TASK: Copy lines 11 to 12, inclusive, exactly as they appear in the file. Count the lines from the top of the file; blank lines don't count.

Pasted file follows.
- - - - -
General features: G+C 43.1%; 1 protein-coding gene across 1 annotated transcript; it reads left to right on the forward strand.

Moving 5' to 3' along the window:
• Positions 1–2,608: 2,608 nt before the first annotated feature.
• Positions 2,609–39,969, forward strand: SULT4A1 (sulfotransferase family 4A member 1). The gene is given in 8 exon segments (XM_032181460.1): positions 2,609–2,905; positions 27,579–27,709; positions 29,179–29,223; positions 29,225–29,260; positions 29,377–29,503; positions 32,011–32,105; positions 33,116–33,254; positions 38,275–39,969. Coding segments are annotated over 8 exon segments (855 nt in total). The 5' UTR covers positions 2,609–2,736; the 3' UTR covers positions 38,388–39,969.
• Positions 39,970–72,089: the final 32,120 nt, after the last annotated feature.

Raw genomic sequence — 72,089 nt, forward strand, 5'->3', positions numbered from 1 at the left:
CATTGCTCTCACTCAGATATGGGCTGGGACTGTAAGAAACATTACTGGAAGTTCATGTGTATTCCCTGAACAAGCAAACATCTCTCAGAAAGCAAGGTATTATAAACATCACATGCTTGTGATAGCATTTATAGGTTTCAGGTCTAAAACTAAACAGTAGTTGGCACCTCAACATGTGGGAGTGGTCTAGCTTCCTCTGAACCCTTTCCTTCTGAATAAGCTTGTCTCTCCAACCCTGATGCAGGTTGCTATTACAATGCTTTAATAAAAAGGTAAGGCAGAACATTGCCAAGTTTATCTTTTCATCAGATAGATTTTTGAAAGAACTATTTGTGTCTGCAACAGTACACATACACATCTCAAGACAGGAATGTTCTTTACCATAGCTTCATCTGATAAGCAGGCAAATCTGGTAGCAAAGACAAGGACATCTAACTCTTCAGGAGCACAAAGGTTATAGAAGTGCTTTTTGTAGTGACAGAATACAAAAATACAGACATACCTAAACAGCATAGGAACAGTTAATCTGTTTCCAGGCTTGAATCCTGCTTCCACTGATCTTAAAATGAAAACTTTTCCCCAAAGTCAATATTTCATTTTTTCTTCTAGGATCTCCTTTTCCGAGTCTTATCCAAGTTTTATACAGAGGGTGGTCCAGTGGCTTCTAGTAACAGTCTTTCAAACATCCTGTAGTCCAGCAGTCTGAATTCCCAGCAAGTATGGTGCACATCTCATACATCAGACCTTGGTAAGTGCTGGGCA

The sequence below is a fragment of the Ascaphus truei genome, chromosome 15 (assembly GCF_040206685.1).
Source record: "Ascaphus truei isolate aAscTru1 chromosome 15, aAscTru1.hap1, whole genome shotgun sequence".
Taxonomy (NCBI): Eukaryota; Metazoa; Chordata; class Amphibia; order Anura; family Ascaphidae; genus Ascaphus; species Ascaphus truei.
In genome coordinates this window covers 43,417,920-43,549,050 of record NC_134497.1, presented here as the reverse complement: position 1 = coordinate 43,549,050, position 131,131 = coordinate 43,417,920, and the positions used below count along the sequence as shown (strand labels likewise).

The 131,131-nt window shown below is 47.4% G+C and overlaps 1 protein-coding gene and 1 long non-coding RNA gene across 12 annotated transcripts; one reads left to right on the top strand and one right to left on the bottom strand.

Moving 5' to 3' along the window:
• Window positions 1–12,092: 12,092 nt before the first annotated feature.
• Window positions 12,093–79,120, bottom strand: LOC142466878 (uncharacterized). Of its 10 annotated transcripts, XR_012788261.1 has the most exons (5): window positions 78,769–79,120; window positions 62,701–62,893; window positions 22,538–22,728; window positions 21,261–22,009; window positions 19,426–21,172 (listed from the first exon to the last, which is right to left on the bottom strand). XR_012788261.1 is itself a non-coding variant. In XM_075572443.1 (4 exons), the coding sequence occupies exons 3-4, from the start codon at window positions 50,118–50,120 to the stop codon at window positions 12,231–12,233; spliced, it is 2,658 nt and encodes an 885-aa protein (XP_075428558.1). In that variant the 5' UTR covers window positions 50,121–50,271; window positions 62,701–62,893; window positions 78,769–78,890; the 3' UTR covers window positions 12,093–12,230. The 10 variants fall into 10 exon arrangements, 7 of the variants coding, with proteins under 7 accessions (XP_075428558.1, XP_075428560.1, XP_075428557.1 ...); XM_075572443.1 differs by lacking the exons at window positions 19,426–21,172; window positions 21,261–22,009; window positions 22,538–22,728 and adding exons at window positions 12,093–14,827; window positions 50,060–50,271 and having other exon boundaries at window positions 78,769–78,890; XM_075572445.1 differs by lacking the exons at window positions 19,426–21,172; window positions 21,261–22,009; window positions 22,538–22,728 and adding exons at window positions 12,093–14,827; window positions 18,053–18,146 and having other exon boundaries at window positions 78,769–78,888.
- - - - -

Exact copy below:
In genome coordinates this window covers 43,417,920-43,549,050 of record NC_134497.1, presented here as the reverse complement: position 1 = coordinate 43,549,050, position 131,131 = coordinate 43,417,920, and the positions used below count along the sequence as shown (strand labels likewise).

The 131,131-nt window shown below is 47.4% G+C and overlaps 1 protein-coding gene and 1 long non-coding RNA gene across 12 annotated transcripts; one reads left to right on the top strand and one right to left on the bottom strand.